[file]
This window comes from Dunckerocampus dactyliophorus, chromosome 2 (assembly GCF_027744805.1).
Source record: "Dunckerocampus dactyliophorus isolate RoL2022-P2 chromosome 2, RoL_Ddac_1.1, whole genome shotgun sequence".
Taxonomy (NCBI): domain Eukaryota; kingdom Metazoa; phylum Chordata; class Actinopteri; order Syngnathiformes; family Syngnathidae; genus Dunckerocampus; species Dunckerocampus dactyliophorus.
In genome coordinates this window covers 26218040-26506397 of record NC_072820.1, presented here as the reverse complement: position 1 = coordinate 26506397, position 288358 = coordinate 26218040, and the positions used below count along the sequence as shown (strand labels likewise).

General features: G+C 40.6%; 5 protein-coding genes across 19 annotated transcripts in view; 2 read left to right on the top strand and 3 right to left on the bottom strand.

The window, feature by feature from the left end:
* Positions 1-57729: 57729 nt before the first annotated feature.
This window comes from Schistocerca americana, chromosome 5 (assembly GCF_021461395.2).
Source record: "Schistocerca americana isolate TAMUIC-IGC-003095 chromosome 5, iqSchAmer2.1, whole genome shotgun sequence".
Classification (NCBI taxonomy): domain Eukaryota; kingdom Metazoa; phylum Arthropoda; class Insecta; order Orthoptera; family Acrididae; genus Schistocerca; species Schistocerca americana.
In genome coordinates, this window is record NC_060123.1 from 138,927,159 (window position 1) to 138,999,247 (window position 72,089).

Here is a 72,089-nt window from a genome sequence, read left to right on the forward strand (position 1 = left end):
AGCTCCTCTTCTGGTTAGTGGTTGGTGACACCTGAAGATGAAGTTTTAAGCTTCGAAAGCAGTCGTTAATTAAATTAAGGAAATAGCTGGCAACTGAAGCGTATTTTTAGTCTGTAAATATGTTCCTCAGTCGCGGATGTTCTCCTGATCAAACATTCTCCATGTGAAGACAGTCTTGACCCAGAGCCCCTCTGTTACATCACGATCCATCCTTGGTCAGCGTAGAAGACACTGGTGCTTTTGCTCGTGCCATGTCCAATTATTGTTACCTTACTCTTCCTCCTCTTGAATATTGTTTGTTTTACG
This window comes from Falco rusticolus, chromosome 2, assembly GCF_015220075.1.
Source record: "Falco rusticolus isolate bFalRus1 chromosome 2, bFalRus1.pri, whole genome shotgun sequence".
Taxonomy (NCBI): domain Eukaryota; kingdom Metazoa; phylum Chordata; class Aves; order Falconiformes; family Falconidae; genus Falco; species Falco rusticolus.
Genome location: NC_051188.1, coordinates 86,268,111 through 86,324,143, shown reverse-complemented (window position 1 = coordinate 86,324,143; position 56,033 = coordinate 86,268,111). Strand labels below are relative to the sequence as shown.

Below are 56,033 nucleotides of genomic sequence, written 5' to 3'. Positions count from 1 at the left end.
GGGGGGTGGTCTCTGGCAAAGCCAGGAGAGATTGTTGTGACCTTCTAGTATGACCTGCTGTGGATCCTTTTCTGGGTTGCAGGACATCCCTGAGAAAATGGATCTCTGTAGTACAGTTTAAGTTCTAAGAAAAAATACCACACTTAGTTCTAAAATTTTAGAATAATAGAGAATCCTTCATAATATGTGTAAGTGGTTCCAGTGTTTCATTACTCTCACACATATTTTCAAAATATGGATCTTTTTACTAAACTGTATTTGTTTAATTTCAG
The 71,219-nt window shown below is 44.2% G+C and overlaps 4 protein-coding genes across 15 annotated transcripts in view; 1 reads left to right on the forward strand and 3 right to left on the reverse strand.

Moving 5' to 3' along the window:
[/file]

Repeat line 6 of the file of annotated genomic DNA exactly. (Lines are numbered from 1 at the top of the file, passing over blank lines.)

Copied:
The window, feature by feature from the left end: